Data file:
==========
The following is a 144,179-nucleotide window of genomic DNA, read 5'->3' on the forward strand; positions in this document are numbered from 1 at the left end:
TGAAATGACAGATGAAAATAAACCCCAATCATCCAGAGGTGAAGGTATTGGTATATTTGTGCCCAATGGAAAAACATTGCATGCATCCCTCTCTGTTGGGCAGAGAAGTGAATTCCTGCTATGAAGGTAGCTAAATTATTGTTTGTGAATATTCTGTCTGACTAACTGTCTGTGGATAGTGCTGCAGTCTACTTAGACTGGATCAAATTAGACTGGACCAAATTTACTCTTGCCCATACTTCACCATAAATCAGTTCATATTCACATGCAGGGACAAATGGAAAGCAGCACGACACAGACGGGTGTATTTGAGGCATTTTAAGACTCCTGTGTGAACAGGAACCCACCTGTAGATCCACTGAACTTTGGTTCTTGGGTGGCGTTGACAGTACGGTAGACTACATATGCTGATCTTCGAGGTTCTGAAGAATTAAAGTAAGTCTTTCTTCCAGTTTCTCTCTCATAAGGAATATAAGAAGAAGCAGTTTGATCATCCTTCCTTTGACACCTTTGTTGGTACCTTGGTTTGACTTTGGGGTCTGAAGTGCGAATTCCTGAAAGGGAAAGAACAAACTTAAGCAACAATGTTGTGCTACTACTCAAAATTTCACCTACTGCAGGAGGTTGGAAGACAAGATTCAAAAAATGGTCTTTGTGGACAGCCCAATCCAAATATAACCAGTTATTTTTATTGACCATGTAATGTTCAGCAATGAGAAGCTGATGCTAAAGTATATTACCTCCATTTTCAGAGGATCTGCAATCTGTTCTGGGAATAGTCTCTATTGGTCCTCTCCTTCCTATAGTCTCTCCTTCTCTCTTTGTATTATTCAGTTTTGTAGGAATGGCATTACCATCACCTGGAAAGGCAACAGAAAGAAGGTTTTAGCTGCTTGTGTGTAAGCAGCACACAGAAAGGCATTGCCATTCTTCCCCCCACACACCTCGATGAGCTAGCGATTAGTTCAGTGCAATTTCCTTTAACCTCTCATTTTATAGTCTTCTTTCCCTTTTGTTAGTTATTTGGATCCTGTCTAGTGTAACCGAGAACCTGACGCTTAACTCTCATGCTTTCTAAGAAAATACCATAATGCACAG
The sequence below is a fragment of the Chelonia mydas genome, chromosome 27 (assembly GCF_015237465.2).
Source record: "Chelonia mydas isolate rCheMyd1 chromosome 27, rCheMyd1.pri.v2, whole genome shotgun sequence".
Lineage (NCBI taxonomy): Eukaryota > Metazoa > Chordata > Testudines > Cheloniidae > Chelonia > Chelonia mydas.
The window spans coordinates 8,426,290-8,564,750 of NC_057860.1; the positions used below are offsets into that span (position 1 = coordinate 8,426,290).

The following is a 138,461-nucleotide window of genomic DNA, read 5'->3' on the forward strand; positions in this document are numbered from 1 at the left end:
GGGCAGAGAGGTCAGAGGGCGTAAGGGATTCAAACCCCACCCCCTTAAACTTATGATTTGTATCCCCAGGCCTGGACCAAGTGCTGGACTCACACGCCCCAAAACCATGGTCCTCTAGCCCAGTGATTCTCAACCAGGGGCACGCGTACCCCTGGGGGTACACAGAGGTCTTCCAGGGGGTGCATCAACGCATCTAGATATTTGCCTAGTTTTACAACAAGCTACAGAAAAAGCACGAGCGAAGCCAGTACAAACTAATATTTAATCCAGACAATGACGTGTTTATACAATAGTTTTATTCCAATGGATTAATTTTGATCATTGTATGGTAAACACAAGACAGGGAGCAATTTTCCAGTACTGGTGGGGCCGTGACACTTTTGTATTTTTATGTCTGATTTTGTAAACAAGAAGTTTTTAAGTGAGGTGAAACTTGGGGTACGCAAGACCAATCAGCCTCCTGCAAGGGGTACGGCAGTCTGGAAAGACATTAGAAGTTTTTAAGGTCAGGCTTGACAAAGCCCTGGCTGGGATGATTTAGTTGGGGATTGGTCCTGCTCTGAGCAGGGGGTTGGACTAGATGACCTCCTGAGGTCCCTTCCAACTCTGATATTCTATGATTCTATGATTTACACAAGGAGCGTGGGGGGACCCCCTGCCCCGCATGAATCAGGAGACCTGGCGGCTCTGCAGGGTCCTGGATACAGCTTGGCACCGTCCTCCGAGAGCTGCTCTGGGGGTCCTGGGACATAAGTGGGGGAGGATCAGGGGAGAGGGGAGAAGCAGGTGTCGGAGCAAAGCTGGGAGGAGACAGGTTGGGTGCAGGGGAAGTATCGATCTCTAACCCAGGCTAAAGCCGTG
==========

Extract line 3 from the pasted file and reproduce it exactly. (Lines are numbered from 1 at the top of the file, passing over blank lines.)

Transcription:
The sequence below is a fragment of the Chelonia mydas genome, chromosome 27 (assembly GCF_015237465.2).